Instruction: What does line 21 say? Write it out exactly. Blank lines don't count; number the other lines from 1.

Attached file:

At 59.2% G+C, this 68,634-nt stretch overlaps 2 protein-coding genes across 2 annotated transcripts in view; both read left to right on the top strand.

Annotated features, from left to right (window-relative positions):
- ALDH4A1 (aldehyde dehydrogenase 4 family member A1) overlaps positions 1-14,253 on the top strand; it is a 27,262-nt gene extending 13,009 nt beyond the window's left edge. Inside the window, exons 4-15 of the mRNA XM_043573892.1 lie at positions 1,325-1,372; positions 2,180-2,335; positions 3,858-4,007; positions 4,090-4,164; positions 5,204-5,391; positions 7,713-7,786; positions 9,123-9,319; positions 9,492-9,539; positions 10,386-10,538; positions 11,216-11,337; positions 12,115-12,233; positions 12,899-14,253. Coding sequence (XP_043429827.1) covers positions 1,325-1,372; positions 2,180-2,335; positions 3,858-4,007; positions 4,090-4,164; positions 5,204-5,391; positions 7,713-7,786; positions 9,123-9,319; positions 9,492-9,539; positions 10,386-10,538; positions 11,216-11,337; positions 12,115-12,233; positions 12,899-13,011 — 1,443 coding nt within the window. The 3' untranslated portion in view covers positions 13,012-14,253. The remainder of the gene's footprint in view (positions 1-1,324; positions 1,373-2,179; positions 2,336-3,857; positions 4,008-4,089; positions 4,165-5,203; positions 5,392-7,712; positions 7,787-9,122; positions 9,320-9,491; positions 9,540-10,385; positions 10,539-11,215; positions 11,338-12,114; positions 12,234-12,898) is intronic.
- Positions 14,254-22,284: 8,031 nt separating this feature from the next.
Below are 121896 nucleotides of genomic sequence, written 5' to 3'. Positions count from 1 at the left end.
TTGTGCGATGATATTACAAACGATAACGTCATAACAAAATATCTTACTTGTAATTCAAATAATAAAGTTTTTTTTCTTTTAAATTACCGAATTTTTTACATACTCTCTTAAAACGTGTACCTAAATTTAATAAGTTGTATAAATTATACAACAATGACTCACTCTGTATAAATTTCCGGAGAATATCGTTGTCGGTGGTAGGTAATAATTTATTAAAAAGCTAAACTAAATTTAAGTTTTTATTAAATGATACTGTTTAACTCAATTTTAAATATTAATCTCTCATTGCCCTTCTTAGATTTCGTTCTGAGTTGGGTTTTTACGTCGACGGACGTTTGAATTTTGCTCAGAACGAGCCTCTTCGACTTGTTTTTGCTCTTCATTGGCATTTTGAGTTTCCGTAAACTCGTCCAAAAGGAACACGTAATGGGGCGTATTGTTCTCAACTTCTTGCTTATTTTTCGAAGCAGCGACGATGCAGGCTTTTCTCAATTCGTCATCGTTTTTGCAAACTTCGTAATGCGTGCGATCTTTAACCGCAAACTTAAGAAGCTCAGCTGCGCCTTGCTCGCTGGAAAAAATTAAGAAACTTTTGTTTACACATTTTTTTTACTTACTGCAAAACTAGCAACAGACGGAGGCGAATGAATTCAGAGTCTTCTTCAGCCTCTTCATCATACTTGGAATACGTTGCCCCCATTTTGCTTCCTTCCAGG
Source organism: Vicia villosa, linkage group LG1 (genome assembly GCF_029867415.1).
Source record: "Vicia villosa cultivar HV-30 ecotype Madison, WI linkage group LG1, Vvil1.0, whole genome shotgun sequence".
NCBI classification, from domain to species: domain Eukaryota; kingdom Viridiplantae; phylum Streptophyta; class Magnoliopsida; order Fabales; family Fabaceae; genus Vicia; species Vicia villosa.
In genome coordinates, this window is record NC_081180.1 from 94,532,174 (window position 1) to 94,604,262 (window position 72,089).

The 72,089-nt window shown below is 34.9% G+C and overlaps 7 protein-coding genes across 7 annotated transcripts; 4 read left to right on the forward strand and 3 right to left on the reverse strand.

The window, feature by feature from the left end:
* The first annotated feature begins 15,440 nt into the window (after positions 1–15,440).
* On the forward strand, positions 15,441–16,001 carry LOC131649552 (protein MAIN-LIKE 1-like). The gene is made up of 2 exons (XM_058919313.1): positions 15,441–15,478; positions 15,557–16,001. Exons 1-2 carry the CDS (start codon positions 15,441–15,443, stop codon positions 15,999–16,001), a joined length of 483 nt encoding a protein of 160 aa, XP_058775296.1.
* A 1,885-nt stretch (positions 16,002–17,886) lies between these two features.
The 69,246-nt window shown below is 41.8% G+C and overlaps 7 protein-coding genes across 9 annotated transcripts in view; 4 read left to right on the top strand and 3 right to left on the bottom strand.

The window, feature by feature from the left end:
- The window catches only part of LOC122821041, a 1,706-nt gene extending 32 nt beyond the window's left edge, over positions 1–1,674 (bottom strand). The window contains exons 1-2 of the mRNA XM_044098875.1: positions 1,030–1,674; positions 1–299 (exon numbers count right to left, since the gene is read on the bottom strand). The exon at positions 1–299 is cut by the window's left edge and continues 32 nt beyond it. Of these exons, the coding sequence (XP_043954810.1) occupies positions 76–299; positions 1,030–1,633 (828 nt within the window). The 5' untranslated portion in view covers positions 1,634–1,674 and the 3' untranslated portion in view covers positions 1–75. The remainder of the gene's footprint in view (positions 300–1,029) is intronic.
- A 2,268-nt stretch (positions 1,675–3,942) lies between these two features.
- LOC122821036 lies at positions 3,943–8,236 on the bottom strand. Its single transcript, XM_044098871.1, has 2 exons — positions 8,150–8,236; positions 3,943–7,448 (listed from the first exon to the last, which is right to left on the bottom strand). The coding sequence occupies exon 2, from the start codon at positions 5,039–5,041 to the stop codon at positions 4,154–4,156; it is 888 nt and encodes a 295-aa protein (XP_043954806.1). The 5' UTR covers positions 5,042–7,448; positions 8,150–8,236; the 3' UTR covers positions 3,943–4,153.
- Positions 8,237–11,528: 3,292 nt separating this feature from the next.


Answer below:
- Positions 8,237–11,528: 3,292 nt separating this feature from the next.